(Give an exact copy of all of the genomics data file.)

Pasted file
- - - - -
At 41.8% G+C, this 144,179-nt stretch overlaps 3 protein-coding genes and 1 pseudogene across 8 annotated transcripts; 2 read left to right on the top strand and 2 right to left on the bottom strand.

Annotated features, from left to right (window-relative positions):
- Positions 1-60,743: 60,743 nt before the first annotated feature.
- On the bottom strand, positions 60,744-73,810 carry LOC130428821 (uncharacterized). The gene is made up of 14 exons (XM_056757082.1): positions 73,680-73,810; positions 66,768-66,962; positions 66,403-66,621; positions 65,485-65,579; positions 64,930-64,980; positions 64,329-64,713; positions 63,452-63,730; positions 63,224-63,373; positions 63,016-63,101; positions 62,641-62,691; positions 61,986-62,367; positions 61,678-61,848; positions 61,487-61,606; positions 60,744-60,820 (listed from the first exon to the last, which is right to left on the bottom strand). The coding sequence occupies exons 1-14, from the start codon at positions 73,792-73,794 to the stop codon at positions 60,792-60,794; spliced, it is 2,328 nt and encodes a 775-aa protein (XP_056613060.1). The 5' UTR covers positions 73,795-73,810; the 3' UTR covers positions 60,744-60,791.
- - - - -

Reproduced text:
At 41.8% G+C, this 144,179-nt stretch overlaps 3 protein-coding genes and 1 pseudogene across 8 annotated transcripts; 2 read left to right on the top strand and 2 right to left on the bottom strand.

Annotated features, from left to right (window-relative positions):
- Positions 1-60,743: 60,743 nt before the first annotated feature.
- On the bottom strand, positions 60,744-73,810 carry LOC130428821 (uncharacterized). The gene is made up of 14 exons (XM_056757082.1): positions 73,680-73,810; positions 66,768-66,962; positions 66,403-66,621; positions 65,485-65,579; positions 64,930-64,980; positions 64,329-64,713; positions 63,452-63,730; positions 63,224-63,373; positions 63,016-63,101; positions 62,641-62,691; positions 61,986-62,367; positions 61,678-61,848; positions 61,487-61,606; positions 60,744-60,820 (listed from the first exon to the last, which is right to left on the bottom strand). The coding sequence occupies exons 1-14, from the start codon at positions 73,792-73,794 to the stop codon at positions 60,792-60,794; spliced, it is 2,328 nt and encodes a 775-aa protein (XP_056613060.1). The 5' UTR covers positions 73,795-73,810; the 3' UTR covers positions 60,744-60,791.